Any explosion in space might produce very fast moving projectiles, that after getting slingshotted by planets may pick up way more speed.

Same might happen with every bullet that misses. They are likely to be fired with fraction of light speed, then they can gain more speed.

Some shrapnel might leave the solar system, but many will be trapped in orbits around planets, sun etc producing a perpetual hazard.

This means everything in space must be heavily armored, which increases the cost of spacecrafts, propulsion and transporting materials. There cannot be any light fast crafts, everything must be covered in couple inches of metal.

Is this is possibility?

Edit: Thanks for the cool discussion guys.

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    $\begingroup$ The speed caused by the explosion will be small compared to orbital speed. But the interplanetary space is so incredible huge, it just can't be filled with supersonic lethal shrapnel. The probability of a hit will be very, very small. $\endgroup$
    – Uwe
    Aug 1 '20 at 20:56
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    $\begingroup$ Any kind of space battle beyond shooting missiles at satellites, and especially anything using relativistic projectiles, is extremely speculative and may fit better on Worldbuilding than over here. What's mostly concerning is stuff in low-ish orbits around planets, and a society that has space battles can probably clean up space debris. $\endgroup$
    – ikrase
    Aug 1 '20 at 21:27
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    $\begingroup$ Any bullet "fired at a fraction of light speed" will be moving so fast that a) gravitational interactions from solar system objects won't be able to speed them up much more, and b) will be moving far above solar escape velocity, and (assuming it doesn't hit its intended target) will almost 100% certainly exit the solar system. $\endgroup$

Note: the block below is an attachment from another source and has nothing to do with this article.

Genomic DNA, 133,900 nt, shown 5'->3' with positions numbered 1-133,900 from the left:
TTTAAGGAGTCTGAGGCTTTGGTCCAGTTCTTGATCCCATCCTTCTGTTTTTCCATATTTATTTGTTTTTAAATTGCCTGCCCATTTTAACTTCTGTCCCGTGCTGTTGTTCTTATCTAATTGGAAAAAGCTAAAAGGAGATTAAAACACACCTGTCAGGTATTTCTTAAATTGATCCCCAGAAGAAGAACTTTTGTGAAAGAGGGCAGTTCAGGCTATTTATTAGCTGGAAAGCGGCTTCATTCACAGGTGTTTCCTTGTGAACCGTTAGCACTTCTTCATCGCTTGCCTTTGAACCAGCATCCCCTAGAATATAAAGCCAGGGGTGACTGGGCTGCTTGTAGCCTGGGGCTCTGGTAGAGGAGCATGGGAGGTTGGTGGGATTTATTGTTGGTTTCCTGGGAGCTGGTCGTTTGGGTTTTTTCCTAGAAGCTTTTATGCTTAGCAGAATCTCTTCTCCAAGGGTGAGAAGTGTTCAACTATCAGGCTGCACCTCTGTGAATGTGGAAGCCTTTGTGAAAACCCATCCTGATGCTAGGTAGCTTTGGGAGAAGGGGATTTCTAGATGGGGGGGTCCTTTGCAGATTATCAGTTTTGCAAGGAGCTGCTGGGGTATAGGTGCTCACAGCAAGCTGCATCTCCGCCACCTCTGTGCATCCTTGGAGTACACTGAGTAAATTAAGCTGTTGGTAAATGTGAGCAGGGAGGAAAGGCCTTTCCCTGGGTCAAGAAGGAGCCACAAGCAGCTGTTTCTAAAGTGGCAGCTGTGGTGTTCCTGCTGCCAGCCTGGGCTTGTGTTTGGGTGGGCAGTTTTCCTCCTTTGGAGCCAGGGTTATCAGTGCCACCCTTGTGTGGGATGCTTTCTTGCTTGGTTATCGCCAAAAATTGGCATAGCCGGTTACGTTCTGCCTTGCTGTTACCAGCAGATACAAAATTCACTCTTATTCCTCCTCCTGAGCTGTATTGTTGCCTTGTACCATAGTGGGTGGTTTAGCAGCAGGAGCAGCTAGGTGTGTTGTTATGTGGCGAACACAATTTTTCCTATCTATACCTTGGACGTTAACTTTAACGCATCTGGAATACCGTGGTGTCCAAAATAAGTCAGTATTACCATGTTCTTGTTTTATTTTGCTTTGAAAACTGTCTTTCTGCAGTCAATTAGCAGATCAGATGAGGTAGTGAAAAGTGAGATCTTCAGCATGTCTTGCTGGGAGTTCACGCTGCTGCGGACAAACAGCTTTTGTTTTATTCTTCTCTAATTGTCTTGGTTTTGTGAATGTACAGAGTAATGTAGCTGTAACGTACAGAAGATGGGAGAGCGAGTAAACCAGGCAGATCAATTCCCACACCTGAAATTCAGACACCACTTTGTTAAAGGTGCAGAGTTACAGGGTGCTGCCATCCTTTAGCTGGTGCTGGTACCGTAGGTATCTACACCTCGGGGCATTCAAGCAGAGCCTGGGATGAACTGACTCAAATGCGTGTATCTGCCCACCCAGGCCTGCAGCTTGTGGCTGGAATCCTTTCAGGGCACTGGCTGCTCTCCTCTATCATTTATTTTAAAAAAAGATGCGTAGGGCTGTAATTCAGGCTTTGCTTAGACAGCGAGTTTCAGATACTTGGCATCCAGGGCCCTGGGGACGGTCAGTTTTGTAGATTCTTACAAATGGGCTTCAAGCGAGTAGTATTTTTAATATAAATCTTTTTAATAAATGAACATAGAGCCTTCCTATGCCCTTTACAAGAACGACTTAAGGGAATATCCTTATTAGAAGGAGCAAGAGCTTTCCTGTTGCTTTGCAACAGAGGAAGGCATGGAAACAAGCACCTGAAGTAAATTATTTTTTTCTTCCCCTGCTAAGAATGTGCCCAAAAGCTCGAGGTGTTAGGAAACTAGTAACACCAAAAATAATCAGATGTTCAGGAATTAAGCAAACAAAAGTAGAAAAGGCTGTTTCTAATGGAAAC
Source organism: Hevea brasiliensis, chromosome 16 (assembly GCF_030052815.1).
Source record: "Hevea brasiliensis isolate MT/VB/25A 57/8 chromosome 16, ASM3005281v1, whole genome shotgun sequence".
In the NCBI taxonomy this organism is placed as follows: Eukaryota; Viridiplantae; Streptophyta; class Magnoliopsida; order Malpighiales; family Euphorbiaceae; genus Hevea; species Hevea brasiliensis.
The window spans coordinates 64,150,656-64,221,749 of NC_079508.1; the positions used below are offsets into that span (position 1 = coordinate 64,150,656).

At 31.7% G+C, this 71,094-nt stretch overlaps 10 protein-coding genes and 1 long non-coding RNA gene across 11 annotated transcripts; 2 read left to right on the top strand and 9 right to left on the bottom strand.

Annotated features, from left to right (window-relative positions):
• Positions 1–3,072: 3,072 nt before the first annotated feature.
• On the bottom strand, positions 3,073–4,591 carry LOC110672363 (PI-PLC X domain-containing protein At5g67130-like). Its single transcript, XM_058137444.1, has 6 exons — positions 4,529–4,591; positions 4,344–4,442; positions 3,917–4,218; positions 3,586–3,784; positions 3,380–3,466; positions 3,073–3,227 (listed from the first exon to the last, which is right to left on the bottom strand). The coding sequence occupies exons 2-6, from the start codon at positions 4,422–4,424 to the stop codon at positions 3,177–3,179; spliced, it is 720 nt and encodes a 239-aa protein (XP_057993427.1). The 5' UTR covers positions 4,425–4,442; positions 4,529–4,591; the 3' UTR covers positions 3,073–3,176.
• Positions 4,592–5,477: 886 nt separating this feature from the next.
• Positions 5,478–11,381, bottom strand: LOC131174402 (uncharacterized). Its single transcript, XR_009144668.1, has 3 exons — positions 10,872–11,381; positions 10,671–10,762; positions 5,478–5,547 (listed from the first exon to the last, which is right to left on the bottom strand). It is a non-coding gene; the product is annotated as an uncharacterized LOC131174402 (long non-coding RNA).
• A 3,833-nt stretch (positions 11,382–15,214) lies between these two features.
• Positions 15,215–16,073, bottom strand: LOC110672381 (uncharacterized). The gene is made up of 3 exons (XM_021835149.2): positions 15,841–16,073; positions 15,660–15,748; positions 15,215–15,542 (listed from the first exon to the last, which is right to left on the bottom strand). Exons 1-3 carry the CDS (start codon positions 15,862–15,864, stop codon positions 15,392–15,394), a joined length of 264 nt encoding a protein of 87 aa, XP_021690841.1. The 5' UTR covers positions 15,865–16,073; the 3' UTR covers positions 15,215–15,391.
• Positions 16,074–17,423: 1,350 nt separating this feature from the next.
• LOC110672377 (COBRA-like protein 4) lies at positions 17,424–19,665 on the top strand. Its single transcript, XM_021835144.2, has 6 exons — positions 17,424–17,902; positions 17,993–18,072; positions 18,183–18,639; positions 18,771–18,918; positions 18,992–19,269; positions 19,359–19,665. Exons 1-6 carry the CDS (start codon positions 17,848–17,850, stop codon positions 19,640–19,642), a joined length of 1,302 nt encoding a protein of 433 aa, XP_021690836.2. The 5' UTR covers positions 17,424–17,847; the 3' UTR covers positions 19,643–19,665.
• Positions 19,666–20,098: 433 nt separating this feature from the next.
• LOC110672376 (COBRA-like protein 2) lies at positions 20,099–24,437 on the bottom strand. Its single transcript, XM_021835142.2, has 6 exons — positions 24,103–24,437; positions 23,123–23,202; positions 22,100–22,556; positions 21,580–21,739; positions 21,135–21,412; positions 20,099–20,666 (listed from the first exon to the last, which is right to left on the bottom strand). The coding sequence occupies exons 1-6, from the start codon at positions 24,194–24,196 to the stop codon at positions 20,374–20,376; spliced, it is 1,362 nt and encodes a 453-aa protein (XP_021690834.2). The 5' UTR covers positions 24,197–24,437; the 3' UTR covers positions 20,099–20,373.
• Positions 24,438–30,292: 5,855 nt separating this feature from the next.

– notovny
    Aug 1 '20 at 23:09
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    $\begingroup$ Nothing is "likely to be fired with fraction of light speed" unless the fraction is pretty close to 0/C. $\endgroup$ Aug 1 '20 at 23:23
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    $\begingroup$ For reference, Earth's orbital velocity is 0.0001c, and anything at Earth's distance from the sun and traveling faster than 0.00014c with respect to it will escape the solar system. And as for explosions, the solar system is full of asteroids that occasionally smash into each other quite energetically: en.wikipedia.org/wiki/354P/LINEAR $\endgroup$ Aug 2 '20 at 1:05

What you are trying to define is known as Kessler Syndrome where a collision in space (your space battle example) generates shrapnel in orbit that then hits more satellites, breaking them up, which hit more, etc cascading into a point where you cannot launch to orbit since every attempt will get hit by the large amount of shrapnel.

The ASAT test the US did in the 2010's was low orbit on a satellite in the midst of reentering with a full hydrazine tank and thus the cover story of demonstrating their ASAT capabilities, and the bits and pieces deorbited fairly quickly.

The Chinese ASAT test was at much higher altitude and caused a lot of debris, but so far, not killed any satellites from it.

The Iridium collision generated a fair bit, but again space is big, so not yet at that point.

But we could in theory get there reasonably easily with just a few stupid decisions.

  • $\begingroup$ But the Kessler Syndrome is related to the Earth orbit and not to the interplanetary space. $\endgroup$
    – Uwe
    Aug 2 '20 at 17:25
  • $\begingroup$ And how about those heavily armored space battleships with supersonic guns! i1.wp.com/www.tor.com/wp-content/uploads/2017/06/… $\endgroup$ Aug 2 '20 at 18:02
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    $\begingroup$ @OrganicMarble: Of course, the debris will be cleaned up by Mega-Maid's giant vacuum cleaner. $\endgroup$
    – DrSheldon
    Aug 3 '20 at 5:42
  • $\begingroup$ @uwe I missed the reference to interplanetary space. Upon re-reading I struggled to find it, but see it now. So I will then suggest that kessler is an analogy for the problem not the direct answer. $\endgroup$
    – geoffc
    Aug 3 '20 at 12:03
  • $\begingroup$ @DrSheldon Suck, suck, suck! But first the code to the airlock! (Quick change the code on my luggage) $\endgroup$
    – geoffc
    Aug 3 '20 at 12:04

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